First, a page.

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1987-1990 - Mr Major’s Parliamentary Answer on Inflation

Below is the text of Mr Major's response on Inflation, made on 23rd February 1989 in the House of Commons.


Mr. Douglas To ask the Chancellor of the Exchequer what is the latest forecast for inflation for 1989–90.

Ms. Walley To ask the Chancellor of the Exchequer what is the latest forecast for inflation for 1989–90.

Mr. Major My right hon. Friend the Chancellor will be giving a forecast in his Budget statement next month.

Mr. Douglas Does the Chief Secretary admit that one of the difficulties in anticipating the rise in inflation arises because the Chancellor has left himself only one weapon of economic management - interest rates - which is rather like asking Mr. Bruno to fight Mr. Tyson with one hand tied behind his back? As the Prime Minister was so appalled when the rate of inflation was 3 per cent., halving the value of money in a period of about 25 years, will the right hon. Gentleman give us some idea of what No. 10 is saying about that? When will the value of money be halved at the present rate?

Mr. Major The hon. Gentleman may be under some misapprehensions, the first of which is about monetary policy, which has worked in the past and will work in the future. Neither is that the only aspect of my right hon. Friend's policy; it is buttressed at the moment by a firm fiscal policy and a huge debt repayment, which was not the position when the hon. Gentleman's party was in Government.

Mr. Batiste Does my right hon. Friend agree that art increase in personal savings at the expense of personal expenditure would produce a downward pressure on inflation and the balance of payments deficit? If so, how best can such a welcome increase in personal savings be accomplished?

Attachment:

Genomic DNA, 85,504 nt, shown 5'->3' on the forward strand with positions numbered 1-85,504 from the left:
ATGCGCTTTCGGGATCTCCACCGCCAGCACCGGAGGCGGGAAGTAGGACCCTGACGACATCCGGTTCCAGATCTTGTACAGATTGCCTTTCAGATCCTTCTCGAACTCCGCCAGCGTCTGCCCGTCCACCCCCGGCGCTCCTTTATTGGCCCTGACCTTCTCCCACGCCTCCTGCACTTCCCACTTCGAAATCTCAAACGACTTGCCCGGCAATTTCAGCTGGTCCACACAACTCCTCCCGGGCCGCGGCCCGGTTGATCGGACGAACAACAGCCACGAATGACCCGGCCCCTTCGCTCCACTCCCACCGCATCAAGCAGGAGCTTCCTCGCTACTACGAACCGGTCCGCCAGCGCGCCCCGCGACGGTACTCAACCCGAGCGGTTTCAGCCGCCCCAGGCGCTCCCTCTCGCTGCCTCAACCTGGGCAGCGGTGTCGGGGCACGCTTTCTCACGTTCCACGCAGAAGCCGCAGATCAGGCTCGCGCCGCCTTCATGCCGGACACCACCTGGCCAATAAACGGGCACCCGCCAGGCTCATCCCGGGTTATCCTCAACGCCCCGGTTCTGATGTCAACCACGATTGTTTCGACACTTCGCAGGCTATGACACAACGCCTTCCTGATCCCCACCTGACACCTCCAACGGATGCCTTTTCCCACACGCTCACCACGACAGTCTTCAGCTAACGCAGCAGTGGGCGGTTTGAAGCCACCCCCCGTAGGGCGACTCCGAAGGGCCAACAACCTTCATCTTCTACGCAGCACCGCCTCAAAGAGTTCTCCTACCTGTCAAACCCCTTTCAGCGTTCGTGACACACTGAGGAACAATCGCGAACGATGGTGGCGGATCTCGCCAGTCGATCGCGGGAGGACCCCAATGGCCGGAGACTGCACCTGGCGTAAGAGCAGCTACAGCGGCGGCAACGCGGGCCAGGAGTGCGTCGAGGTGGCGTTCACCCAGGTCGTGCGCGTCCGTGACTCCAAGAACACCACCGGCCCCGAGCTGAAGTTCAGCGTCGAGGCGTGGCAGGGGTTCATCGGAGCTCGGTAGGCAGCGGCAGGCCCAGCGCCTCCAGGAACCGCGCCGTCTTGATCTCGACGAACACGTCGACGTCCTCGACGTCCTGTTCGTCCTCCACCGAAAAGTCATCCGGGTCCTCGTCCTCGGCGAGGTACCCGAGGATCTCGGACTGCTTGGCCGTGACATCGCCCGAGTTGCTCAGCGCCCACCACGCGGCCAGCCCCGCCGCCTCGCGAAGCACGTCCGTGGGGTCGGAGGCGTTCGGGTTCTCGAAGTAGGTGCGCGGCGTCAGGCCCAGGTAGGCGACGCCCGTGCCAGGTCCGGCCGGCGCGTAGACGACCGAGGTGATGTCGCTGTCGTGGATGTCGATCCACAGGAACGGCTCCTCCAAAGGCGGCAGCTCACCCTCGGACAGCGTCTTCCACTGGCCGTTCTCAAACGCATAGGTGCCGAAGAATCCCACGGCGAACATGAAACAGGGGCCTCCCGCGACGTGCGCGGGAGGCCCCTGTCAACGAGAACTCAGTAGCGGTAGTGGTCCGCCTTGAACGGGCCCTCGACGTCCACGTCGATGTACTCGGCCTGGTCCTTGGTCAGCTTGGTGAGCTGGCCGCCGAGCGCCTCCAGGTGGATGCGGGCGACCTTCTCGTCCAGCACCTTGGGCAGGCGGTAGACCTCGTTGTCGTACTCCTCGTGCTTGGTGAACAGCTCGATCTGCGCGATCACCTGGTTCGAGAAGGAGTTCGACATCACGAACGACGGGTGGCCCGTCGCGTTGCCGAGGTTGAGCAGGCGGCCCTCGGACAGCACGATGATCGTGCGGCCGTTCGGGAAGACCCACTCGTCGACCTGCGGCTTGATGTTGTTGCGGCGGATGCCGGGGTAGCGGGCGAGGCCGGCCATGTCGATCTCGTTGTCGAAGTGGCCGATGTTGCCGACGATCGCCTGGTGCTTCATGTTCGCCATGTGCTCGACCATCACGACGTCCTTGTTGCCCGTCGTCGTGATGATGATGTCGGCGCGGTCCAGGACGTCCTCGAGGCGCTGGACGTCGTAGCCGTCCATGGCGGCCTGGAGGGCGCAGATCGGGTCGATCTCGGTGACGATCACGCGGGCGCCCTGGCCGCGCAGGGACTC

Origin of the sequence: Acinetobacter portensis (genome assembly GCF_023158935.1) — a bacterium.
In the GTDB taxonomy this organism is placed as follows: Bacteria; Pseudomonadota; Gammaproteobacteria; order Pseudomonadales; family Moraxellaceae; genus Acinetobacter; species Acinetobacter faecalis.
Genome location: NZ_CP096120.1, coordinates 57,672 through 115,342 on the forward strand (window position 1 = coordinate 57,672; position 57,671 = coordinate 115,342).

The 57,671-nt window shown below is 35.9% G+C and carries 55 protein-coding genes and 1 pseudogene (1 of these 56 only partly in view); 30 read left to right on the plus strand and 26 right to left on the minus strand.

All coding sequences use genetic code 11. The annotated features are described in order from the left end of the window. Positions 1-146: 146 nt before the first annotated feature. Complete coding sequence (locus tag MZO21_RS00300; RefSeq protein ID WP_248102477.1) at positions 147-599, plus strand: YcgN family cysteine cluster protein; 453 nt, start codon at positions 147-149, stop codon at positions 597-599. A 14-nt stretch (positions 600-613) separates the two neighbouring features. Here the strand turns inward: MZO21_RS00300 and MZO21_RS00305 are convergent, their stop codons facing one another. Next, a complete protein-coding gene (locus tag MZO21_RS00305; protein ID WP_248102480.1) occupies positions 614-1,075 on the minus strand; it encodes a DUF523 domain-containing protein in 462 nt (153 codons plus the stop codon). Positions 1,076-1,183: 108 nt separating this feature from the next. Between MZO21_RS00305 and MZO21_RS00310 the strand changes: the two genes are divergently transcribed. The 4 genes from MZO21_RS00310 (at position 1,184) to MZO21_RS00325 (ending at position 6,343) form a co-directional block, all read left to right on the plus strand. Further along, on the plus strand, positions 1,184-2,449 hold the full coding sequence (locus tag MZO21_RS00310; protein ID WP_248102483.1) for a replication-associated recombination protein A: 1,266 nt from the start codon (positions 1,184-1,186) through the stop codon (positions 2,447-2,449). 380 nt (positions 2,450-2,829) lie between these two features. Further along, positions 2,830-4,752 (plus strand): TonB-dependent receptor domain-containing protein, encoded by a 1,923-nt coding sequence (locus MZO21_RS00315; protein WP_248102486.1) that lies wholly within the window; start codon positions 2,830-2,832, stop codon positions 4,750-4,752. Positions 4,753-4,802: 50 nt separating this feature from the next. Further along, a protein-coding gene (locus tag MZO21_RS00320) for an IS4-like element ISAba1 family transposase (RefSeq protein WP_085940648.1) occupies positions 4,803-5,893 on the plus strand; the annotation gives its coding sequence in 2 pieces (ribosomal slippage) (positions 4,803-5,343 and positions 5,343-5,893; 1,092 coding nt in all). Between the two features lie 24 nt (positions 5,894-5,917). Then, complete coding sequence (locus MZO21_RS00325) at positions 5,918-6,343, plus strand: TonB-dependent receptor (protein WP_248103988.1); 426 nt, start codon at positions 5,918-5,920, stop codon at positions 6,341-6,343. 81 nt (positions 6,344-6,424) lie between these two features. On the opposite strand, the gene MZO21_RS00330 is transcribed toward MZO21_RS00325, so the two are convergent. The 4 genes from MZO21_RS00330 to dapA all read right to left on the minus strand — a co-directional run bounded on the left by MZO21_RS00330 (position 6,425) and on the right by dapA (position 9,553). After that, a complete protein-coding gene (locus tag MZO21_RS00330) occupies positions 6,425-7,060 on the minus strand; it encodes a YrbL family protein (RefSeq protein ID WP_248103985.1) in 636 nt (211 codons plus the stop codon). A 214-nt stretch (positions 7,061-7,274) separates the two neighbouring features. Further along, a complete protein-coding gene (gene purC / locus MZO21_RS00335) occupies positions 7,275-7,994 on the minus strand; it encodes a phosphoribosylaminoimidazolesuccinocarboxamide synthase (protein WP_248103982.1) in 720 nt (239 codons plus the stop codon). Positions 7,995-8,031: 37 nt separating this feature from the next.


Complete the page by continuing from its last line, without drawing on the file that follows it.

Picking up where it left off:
Mr. Major I agree with my hon. Friend's opening, remarks. My right hon. Friend's high interest policy offers people a great incentive to save.

Mr. James Lamond Is the Minister aware that the monetary policy is not working as satisfactorily as he thinks, according to the Manchester chamber of commerce and industry, which, in its latest bulletin, complains that high interest rates and a high pound are preventing firms from expanding at the rate that they would wish? Is he further aware that it feels that that policy may be all right for the overheated economy in the south-east of England, but is not acceptable in the north-west?

Mr. Major The hon. Gentleman may have heard what my right hon. Friend said a few moments ago about the remarks of Mr. John Banham. In case he does not recollect them, I remind him that Mr. Banham said: We think the Chancellor should carry on with high interest rates to combat inflation. The hon. Gentleman neglected to say that the Manchester report was highly optimistic.

Mr. Latham Since the Government's interest rate policy is already having a dramatic effect in reducing overheating, and indeed output, in the private housing industry, is not the practical reality likely that market forces will soon force down building society borrowing rates?

Mr. Major I am certainly not in the business of making that forecast, but my hon. Friend is entirely right that there are already clear signs of a slowdown in consumer spending, and one trusts that inflation will follow it down in due course.

Dr. Marek Will the Chief Secretary accept that the Opposition are alarmed at the Paymaster General's complacency about the dominance of hot money over direct and portfolio investment on the capital account and its clear threat of inflation? What measures is the Chief Secretary going to take with regard to this matter, or is he just going to keep to an interest rate war with the United States of America? If he does not take further measures, the country, as judge and jury, will find the Government and their economic policy guilty as charged.

Mr. Major The hon. Gentleman's remarks bear little or no relationship to the question. I find it very strange to hear lectures about inflation from the Labour party when every policy it recommends to us is inflationary in one aspect or another.